ATLANTA -- Hurricane Andrew ripped and roared west across South Florida yesterday, leaving extensive damage in its path.
The storm caused widespread closings of securities firms throughout the southern portion of the state and sent credit analysts scrambling to assess harm to local governments, according to market participants. Damage reports were not immediately available.
Industry participants said there was no panic selling of Florida securities.
"People are trying to keep a sane view of things," said William G. Jahnes, a managing director at Merrill Lynch's public finance operation in Clearwater.
Mr. Jahnes said most firms in the Tampa-St. Petersburg area on the state's west coast, including Merrill's Clearwater office, remained open.
"From what I hear, the storm was extremely compact, sort of like a large tornado," he said, speaking from Clearwater. "It's not been a day to be outdoors in South Florida."
But although business came to a standstill in southern Florida, no major deal were canceled because of the hurricane, securities professionals said. Jacksonville, Fla.'s $77.2 million revenue refunding bond issue scheduled for sale by Kidder Peabody & Co. was postponed because of market conditions and not the hurricane, officials said.
"We will go to market when we get the right interest rate." said Ronald Halper, a Kidder vice president. "The hurricane has nothing to do with the delay."
Preliminary reports were sketchy, but the Associated Press reported that the storm struck hardest near Homestead, a city 25 miles southwest of Miami with a population of 20,000. The storm devastated that town.
As of late yesterday afternoon, the storm was 200 miles off the Florida coast in the Gulf of Mexico and heading northwest. Eight deaths were attributed to the storm, and nearly 400,000 people remained without power. More than one million people were told to evacuate, and 700,000 reportedly obeyed the order.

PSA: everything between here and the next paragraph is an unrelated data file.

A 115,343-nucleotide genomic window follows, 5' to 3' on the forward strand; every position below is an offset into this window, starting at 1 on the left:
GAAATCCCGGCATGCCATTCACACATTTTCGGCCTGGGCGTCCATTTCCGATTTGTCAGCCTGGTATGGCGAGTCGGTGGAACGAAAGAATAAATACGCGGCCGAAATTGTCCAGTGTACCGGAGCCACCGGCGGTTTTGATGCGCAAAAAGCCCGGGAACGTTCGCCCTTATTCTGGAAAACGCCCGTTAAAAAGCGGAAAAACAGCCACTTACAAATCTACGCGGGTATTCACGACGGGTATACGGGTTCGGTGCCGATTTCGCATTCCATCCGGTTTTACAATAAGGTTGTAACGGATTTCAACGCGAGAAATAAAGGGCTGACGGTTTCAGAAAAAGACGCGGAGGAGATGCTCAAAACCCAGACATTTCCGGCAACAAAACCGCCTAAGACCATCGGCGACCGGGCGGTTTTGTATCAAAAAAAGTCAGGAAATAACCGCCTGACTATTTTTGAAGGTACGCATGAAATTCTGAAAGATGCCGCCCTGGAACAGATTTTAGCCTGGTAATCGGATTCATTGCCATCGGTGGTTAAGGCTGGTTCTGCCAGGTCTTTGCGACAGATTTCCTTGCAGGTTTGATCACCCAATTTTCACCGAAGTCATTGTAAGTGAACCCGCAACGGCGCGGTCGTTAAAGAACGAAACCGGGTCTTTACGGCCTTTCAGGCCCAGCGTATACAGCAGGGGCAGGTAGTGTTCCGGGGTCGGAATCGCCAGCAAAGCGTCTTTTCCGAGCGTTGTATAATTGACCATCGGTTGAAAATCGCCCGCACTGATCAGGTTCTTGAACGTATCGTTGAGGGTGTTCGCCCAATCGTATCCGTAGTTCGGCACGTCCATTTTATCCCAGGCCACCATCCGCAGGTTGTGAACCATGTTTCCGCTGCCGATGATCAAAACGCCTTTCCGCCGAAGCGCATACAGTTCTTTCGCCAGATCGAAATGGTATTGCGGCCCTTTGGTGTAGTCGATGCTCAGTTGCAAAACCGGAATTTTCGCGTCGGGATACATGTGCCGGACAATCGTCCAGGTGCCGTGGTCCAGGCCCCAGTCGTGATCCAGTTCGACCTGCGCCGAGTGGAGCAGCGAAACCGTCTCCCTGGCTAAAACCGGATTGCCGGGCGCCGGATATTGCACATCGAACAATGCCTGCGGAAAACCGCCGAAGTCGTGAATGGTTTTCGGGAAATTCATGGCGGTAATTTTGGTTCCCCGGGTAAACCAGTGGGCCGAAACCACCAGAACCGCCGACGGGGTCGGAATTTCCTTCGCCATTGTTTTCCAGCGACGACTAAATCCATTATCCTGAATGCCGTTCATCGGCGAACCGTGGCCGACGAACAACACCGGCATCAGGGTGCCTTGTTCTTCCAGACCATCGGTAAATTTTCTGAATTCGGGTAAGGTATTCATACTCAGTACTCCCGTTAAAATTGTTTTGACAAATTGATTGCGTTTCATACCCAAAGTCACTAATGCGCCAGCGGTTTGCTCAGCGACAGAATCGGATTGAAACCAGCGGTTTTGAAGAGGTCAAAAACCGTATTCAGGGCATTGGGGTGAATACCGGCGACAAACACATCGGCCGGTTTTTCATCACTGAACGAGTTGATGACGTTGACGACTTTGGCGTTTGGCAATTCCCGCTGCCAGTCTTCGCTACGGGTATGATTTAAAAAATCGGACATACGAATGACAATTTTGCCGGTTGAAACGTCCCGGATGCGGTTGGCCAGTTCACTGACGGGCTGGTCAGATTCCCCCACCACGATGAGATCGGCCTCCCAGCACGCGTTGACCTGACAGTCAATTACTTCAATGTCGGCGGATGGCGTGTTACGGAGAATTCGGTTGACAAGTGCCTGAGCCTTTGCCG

President George Bush declared Dade, Monroe, and Broward countries disaster areas, enabling them to receive up to $50 million in federal aid.
Gov. Lawton Chiles called up 1,500 National Guard troops yesterday, after declaring a state of emergency on Sunday. The governor also directed the state's turnpike authority not to collect tolls to facilitate movement of traffic inland, according to the governor's press office.
Andrew's winds exceeded 150 miles per hour in Florida, the press office reported, compared to Hurricane Hugo's 135 mile per hour winds in South Carolina in 1989. Hugo caused $7 billion of damage in that state.
The governor said in a statement yesterday, "I will be in touch during the day to see ... that everything runs smoothly and that we do everything we can to help the people down there."
Credit analysts, who were monitoring the situation closely, said that in the next few days they will try to gauge the storm's effect on local governments and the state.
"As in similar circumstances, we will assess the direct costs of the storm in a systematic way," said George Leung, managing director of state ratings at Moody's Investors Service. "We do not have information yet on the damages"
Moody's says Homestead has about $5.3 million of revenue debt outstanding and $60,000 of general obligation debt. Further details were not available.
Jon Reichert, a director at Standard & Poor's Corp., said his agency yesterday was attempting to identify those local governments that were in the path of the hurricane
"We will be making our calls in the next several days," he said. "Our evaluation will depend on the level of assistance from the state and federal government as well as the damage itself," he said.
Authorities have declared an alert from Mobile, Ala., to Sadine Pass, Tex., over the next several days.
The Miami area has not been hit directly by a hurricane since Betsy slammed into the South Florida coast in 1965.